Republicans also could topple three others who were elected in the 2006 Democratic takeover of Congress — Betty Sutton near Akron, Zack Space in rural east-central Ohio and Charlie Wilson, who represents conservative Ohio River counties in the southeast.
Races for governor and the Senate seat left open by retiring Republican George Voinovich are more competitive.
Strickland, a moderate former congressman who was endorsed by the National Rifle Association, is seeking a second term. His chief opponent may turn out to be the state's double-digit unemployment rate.
"Things are hard, but they're not hopeless and we're on the right track in Ohio," he insists.
On defense, Strickland paints Republican challenger John Kasich as a handmaiden for Wall Street who is espousing "irresponsible" tax initiatives and supported the outsourcing of Ohio jobs. Says Strickland: "Kasich represents policies that got us into this situation. He and Wall Street culture led us into this recession."
Kasich, a former House Budget Committee chairman who spent nearly two decades in Washington as a congressman before hosting a Fox News talk show, worked eight years for the now-failed Lehman Brothers investment bank.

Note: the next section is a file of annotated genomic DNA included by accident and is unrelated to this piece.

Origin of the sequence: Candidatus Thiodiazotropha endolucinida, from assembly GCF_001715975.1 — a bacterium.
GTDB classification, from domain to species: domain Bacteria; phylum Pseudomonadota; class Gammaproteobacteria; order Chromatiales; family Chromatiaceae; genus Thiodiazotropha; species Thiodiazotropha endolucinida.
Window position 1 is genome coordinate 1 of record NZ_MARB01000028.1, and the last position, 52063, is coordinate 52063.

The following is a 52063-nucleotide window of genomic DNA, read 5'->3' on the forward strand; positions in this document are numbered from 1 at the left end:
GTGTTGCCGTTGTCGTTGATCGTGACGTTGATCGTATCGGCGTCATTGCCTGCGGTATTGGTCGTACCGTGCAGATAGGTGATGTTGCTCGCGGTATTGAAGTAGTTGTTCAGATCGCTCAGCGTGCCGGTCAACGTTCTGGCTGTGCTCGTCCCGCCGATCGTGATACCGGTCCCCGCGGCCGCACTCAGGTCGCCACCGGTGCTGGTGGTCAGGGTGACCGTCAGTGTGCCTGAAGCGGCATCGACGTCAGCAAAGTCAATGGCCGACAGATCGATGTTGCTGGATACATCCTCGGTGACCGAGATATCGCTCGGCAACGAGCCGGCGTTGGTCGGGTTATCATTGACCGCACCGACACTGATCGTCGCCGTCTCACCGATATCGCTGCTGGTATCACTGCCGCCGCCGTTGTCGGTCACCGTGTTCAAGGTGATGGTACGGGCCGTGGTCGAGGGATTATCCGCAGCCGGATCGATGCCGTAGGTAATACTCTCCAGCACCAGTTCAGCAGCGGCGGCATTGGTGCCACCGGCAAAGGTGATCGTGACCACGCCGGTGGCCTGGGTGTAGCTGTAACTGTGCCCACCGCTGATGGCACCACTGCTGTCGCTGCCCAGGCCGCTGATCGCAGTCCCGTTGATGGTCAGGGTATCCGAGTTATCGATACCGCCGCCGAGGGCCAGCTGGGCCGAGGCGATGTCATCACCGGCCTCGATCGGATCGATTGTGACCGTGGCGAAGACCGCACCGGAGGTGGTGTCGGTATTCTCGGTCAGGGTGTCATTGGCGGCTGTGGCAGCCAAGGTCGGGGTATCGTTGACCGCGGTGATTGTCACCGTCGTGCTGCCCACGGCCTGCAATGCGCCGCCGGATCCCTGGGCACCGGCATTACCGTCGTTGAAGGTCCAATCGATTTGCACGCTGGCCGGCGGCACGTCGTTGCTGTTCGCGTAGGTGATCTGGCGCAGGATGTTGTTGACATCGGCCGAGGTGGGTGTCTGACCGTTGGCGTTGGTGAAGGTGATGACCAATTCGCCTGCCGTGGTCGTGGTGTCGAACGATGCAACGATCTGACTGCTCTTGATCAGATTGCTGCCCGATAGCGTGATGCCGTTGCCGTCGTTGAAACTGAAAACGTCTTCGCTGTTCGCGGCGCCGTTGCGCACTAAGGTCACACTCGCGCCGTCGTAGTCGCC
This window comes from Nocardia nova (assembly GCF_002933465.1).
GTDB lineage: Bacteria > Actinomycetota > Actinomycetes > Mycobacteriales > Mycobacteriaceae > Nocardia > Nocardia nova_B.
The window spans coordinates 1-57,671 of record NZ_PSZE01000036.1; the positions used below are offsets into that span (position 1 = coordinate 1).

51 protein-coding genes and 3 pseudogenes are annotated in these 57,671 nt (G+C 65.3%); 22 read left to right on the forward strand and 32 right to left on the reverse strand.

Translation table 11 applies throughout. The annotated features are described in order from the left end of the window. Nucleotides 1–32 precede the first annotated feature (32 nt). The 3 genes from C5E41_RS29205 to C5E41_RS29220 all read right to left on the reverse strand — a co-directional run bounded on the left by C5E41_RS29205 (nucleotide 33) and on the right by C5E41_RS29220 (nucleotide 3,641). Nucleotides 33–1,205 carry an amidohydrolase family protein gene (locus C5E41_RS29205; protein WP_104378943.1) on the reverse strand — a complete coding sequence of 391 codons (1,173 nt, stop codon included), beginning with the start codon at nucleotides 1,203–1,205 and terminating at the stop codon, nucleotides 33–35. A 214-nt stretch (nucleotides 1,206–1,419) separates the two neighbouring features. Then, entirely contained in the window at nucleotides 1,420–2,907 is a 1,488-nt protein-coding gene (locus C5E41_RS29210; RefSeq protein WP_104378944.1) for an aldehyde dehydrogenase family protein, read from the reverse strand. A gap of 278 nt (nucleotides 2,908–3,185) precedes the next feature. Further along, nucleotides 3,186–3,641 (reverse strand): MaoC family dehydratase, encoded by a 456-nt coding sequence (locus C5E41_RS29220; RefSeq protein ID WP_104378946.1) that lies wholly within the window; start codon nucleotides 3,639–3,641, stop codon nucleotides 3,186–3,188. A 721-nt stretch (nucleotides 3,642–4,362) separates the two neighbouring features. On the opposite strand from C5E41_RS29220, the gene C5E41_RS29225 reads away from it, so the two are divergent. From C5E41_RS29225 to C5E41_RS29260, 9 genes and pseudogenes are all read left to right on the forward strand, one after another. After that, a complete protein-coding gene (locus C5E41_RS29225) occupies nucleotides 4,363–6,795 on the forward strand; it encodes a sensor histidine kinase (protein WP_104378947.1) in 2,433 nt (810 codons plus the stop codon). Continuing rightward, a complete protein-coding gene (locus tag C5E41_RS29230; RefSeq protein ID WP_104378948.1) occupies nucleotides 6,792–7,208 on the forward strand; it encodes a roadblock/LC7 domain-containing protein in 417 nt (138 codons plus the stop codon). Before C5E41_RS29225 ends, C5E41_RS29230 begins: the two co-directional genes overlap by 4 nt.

In TV ads, the Republican accuses Strickland of running a negative campaign and losing 400,000 jobs on his watch. Kasich claims he has a record of balancing budgets and creating jobs, and says in a new ad that he's "committed to smaller, more effective, more efficient government, letting people have more money in their pocket."
In the Senate race, Fisher is trying to capitalize on voter anger at Washington insiders, painting the race as "between someone who is on the ground in Ohio working to save and create jobs and someone who has spent his life in Washington, D.C., promoting and writing policies and laws that have put American workers out of work and have sent our jobs to places like Shanghai."
With a significant financial advantage over Fisher, Portman exuded confidence as he toured a small business recently in southern Ohio and focused on voter angst.
"People are frustrated because they don't see Columbus and Washington solving their problems," he says. Neither capital, he adds, seems to be focused on job growth. He bats away Democratic efforts to link him to Bush, saying: "I'm not asking voters to look back. I'm looking forward."
To the Democrats' chagrin, Ohioans — and Americans in general — may be, too.